Campus, News

BU community affected by another Green Line B closure at the start of the spring semester

The Boston University community’s commutes to and from class have been greatly impacted due to suspension of the Green Line B branch again, as the semester begins in below freezing temperatures.

The Green Line B branch service between Kenmore and Babcock Street was suspended on Jan. 16. These closures are the latest suspensions in the Massachusetts Bay Transit Authority’s (MBTA) Track Improvement Program, which aims to eliminate all speed restrictions, improve reliability, and improve travel times by the end of 2024. 

Closed MBTA green line B branch tracks and a shuttle bus that replaces train service between Babcock and North Station. Boston University students are struggling to get to class amidst the track maintenance that will last until Jan. 28. BARRETT WALSH/DFP PHOTOGRAPHER

The Green Line B, which runs straight through BU’s campus, was also shut down from North Station to Kenmore, Heath Street and at Babcock Street in late 2023. Malia McCord, a sophomore in the College of Arts and Sciences, expressed how “horrible” the suspension has been. 

“It bothers me that they’re fixing it right now when it’s freezing and snowing,” McCord said.

In place of the Green Line B Branch, riders are encouraged to use the accessible shuttle buses that run between Babcock Street and Back Bay stations.

“Students should take advantage of the heated shuttles that travel the routes where the Green Line work and upgrades are being completed,” BU Spokesperson Colin Riley wrote in an email. “The shuttles get commuters to the same destinations.”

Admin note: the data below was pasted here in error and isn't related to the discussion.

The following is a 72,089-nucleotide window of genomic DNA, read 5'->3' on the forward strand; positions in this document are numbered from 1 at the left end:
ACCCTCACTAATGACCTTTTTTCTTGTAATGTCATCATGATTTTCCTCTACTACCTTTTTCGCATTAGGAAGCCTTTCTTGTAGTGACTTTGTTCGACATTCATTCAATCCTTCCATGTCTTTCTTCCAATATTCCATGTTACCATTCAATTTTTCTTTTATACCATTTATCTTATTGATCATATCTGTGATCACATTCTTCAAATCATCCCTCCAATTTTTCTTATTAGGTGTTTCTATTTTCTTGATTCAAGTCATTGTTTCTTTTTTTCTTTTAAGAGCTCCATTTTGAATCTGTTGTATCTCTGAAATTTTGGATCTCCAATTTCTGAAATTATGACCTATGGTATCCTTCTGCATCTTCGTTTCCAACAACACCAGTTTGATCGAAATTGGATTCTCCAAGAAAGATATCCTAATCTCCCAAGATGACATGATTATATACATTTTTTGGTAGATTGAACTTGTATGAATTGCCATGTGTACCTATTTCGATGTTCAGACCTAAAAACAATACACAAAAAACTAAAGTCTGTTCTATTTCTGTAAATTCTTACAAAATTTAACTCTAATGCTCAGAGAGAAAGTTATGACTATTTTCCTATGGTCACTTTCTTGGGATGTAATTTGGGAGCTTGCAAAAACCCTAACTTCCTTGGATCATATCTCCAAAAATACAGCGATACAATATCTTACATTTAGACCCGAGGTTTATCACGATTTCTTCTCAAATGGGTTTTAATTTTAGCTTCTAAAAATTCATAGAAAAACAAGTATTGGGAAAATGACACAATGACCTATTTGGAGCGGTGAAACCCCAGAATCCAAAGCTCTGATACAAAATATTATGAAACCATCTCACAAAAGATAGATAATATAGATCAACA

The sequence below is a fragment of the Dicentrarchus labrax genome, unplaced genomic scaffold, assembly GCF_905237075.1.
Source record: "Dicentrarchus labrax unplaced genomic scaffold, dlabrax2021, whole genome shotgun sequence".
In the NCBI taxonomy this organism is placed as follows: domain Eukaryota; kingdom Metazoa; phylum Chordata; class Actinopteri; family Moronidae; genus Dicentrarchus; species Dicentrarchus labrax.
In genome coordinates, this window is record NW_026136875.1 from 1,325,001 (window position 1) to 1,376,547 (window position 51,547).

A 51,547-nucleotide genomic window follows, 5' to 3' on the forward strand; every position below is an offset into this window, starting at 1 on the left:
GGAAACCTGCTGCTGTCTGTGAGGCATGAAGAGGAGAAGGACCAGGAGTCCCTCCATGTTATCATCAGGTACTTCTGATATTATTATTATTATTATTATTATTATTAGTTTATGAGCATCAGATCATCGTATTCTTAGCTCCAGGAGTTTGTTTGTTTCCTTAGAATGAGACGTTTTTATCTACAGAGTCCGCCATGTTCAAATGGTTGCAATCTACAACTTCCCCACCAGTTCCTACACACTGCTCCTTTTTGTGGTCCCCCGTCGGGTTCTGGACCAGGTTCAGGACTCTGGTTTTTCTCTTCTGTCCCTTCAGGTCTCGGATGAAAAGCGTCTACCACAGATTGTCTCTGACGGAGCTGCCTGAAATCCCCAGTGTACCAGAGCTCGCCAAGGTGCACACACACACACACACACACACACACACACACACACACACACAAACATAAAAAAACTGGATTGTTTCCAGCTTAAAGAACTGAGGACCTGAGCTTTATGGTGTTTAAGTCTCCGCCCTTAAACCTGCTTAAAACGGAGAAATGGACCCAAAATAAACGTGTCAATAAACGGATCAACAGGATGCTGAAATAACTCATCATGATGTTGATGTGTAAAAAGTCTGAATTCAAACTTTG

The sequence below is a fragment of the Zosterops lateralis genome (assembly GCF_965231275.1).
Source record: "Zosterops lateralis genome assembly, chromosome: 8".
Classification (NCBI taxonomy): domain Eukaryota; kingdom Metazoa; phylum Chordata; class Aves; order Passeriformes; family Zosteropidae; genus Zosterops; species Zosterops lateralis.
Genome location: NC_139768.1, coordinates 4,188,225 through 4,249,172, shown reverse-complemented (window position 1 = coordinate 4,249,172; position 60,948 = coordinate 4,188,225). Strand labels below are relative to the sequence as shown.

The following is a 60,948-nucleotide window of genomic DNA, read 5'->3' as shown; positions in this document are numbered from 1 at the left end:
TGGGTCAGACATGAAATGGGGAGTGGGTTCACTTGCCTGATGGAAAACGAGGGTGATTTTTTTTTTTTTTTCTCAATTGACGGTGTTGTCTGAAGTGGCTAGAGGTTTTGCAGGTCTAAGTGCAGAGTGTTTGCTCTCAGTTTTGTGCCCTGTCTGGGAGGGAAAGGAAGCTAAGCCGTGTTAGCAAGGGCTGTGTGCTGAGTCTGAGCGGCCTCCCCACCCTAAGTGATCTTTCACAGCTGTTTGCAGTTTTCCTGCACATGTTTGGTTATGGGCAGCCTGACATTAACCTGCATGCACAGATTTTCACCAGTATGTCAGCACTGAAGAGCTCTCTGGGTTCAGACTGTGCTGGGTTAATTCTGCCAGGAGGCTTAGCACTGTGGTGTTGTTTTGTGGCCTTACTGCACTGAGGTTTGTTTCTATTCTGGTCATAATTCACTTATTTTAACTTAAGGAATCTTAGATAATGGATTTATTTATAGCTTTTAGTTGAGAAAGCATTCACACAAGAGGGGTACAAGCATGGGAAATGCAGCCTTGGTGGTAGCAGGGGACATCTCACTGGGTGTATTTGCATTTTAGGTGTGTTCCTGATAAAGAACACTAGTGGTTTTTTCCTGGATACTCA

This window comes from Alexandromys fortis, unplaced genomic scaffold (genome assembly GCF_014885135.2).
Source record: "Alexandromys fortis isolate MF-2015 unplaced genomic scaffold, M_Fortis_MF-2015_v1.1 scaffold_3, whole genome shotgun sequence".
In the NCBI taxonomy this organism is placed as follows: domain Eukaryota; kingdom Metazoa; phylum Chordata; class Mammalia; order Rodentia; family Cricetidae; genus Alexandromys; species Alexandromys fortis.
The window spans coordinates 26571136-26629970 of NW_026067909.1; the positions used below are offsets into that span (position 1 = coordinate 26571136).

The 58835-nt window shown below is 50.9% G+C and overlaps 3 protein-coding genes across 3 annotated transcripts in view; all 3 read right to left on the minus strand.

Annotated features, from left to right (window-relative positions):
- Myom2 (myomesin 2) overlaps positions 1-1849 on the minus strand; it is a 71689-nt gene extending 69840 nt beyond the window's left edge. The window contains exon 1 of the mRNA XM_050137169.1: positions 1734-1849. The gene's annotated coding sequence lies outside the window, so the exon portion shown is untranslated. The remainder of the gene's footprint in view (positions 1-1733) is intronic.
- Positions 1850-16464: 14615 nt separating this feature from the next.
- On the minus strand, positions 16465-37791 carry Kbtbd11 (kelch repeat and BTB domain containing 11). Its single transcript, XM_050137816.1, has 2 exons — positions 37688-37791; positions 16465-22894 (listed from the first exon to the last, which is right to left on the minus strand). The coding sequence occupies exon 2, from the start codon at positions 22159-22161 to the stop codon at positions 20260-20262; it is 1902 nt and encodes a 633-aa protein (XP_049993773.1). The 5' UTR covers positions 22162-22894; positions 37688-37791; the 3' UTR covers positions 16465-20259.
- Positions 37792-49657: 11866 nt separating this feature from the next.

The shutdown is allowing the MBTA to perform infrastructure and station amenity upgrades in addition to repairing the tracks, MBTA Deputy Press Secretary Lisa Battiston wrote in an email.  

Riley advised students to utilize BU’s own free shuttle, the BU Bus, which runs between the Charles River Campus, Fenway and Medical campuses. 

Despite the alternative forms of transportation, members of the BU community still face challenges. 

McCord believes the Terrier Transit App, which shows the location of the BU Bus, tends to be inaccurate.

“At least in my four semesters [at BU], it’s never been accurate,” she said.

Since the suspension, Aleksandra Kasztalska, lecturer in the College of Arts and Sciences, has had to take a city bus, transfer to the Orange Line and then switch to the BU Bus to get to her office in Kenmore Square. 

“That was a nightmare,” Kasztalska said. “It was just a pain to be transferring and figuring out what to do. It just made the whole journey a little longer.”

The shutdown is also having an impact on class attendance. Kasztalska noticed how the MBTA suspension is causing her students to show up late to class.  

“[A student] told me they might be coming late until the Green Line works again because they rely on it to get [to classes],” Kasztalska said. 

Although Kasztalska did not penalize the student, the tardiness makes teaching more difficult.” 

Track work on the Green Line is expected to continue until Jan. 28, according to the MBTA.

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